answer is 20

Lisa Jenifer said...

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KPM said...

I was thinking about my proof and realized I made an error...so I am surprised no one called me out on this, but the answer turns out not to be 37. It is 43. The logic above is right, but I missed something important. This gives me a chance to adjust and summarize my rambling proof to make it a bit clearer. Basically, all multiples of 3 EXCEPT 3 itself are covered by 6 and 9. If you do a little bit of work, you can prove this for yourself. Add the pack of 20. Since 20 is a "remainder 2" number when dividing by 3, using 20 covers all numbers when dividing by 3 that give a remainder of 2 (26, 29,32,35 etc) EXCEPT the first one, 23 (just like the first 3), because we can use 20 to start at a remainder 2 number (20) and just use 6 and 9 to cover all the numbers of the form "20+multiple of 3" (remainder 2 numbers) greater than 26. So we have covered all multiples of 3 over 6, and all "remainder 2" numbers when dividing by 3 over 26. So far, we haven't covered any "remainder 1" numbers when dividing by 3. Now add another 20-pack and start at 40. 40 is a "Remainder 1" number when dividing by 3. So we can now cover all "Remainder 1" numbers when dividing by 3 over 40 (46,49,52,55,etc..)EXCEPT the first one - 43. So 43 is the highest number. My mistake was not incorporating the fact that the first 3 was not covered when starting at 20 and 40, just like when starting from 0.

Anonymous said...

It's better to close that restaurant.. :-P

Anonymous said...

0 it is a vegitarian restaurant and therefore will not sell chicken

Full Moon said...

7*10*21 = 1470
?

Anonymous said...

1073?
(6*9*20) -7

Can we get confirmation of the correct answer please? ... then I'll wrap my head around the proof.

dogtag114 said...

43

Good explanation here

http://en.wikipedia.org/wiki/Coin_problem

Unknown said...

The answer is 43.

1) Let N >= 44 be an integer number. We shall show that there exists non-negative integers A, B, C such that 6*A + 9*B + 20*C = N. We consider 6 cases depending on the remainder of N when divided by 6.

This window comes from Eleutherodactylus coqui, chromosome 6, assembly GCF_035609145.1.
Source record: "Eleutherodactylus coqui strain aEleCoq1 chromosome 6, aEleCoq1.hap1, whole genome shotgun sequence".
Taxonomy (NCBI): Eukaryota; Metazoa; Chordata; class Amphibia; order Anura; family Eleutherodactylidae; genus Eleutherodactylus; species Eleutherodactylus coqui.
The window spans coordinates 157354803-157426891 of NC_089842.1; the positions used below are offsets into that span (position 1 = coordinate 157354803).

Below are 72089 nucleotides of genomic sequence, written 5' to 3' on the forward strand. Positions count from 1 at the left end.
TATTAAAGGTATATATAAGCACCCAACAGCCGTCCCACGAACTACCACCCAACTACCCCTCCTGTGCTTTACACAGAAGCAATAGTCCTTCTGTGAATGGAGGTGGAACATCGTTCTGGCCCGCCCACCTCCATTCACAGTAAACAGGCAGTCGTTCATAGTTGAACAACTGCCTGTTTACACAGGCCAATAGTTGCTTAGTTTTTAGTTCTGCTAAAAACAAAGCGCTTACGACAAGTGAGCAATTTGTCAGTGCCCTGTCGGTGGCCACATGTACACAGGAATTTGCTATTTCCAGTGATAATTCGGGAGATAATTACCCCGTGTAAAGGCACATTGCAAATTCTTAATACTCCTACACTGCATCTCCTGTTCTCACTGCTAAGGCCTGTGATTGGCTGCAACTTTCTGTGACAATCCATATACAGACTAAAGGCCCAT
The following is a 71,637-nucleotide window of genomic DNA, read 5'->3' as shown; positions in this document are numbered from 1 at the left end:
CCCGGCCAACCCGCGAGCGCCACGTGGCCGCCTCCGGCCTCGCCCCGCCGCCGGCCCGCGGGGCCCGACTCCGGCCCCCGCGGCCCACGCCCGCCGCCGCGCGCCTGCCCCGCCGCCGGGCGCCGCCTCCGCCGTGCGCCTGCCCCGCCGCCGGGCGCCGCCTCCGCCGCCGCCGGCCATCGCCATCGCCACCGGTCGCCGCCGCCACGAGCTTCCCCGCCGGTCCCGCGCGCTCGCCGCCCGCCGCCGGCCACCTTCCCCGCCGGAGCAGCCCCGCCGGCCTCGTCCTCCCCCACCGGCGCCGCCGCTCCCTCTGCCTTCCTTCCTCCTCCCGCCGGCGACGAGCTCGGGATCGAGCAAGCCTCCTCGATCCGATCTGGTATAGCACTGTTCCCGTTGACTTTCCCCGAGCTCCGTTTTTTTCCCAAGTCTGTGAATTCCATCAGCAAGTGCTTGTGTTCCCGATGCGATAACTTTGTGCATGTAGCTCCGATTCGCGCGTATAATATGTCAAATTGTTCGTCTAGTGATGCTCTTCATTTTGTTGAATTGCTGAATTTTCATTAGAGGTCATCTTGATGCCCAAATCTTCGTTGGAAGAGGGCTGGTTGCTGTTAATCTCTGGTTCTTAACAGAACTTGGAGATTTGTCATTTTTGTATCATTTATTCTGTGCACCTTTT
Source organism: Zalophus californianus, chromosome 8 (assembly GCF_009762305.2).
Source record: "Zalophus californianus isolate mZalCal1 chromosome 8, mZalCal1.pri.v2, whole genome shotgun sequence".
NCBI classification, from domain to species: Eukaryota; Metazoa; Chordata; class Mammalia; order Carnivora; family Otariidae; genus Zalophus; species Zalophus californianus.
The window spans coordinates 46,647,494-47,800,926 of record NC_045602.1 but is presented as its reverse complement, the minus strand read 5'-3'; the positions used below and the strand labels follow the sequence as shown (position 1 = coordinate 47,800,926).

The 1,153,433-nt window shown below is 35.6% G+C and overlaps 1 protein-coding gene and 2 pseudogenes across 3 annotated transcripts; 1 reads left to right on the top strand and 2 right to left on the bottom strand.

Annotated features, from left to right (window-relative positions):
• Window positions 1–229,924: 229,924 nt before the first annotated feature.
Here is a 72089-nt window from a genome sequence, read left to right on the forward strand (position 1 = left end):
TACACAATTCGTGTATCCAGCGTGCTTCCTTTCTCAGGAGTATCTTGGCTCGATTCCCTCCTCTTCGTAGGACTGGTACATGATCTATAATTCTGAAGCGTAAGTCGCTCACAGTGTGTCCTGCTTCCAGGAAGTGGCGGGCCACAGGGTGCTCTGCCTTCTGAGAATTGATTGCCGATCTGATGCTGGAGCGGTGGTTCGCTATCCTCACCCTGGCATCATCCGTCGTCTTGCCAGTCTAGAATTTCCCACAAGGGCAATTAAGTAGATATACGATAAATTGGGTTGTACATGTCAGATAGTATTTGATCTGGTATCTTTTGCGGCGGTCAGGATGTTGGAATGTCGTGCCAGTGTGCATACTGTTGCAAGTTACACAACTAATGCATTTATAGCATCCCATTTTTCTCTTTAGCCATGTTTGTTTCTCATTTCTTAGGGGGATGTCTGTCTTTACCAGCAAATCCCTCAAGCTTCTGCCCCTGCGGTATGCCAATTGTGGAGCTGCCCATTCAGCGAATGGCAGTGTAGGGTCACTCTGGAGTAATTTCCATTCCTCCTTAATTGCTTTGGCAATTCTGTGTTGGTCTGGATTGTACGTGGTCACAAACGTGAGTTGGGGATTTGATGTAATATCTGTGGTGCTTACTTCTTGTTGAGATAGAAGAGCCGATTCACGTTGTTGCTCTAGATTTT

1.0) N = 0 mod 6.

Let A = N / 6, B = 0 and C = 0. Since N >= 44 we have A >= 7. In addition 6*A + 9*B + 20*C = 6*N/6 + 9*0 + 20*0 = N.

1.1) N = 1 mod 6.

Let A = (N - 1)/6 - 8, B = 1 and C = 2. Since N = 1 mod 6 and N >= 44 we have N >= 49. Hence A >= (49 - 1)/6 - 8 = 0. In addition 6*A + 9*B + 20*C = (N - 1) - 48 + 9*1 + 20*2 = N.

1.2) N = 2 mod 6.

Let A = (N - 2)/6 - 3, B = 0 and C = 1. With arguments similar as before we obtain N >= 44, A >= 4 and 6*A + 9*B + 20*C = N.

1.3) N = 3 mod 6.

A = (N - 3)/6 - 1, B = 1 and C = 0. We have N >= 45, A >= 6 and 6*A + 9*B + 20*C = N.

1.4) N = 4 mod 6.

A = (N - 4)/6 - 6, B = 0, C = 2. We have N >= 46, A >= 1 and 6*A + 9*B + 20*C = N.

1.5) N = 5 mod 6.

A = (N - 5)/6 - 4, B = 1, C = 1. We have N >= 47, A >= 3 and 6*A + 9*B + 20*C = N.

Now, we shall show that it's impossible to have 6*A + 9*B + 20*C = 43 with A, B and C non-negative integer numbers. Suppose by contradiction that this is possible.

Since A, B >=0 we have 20*C <= 43 which implies C <= 2.

If C = 0, then 6*A + 9*B = 43 - 20*C = 43. This cannot be possible since 6*A + 9*B is divisible by 3 and 43 is not.

If C = 1, then 6*A + 9*B = 43 - 20*C = 23. This cannot be possible since 6*A + 9*B is divisible by 3 and 23 is not.

If C = 2, then 6*A + 9*B = 43 - 20*C = 3, hence 2*A + 3*B = 1. Therefore, 2*A <= 1, i.e., A = 0 and 3*B <= 1, i.e., B = 0. But this leads to another contradiction since 1 = 2*A + 3*B = 2*0 + 3*0 = 0.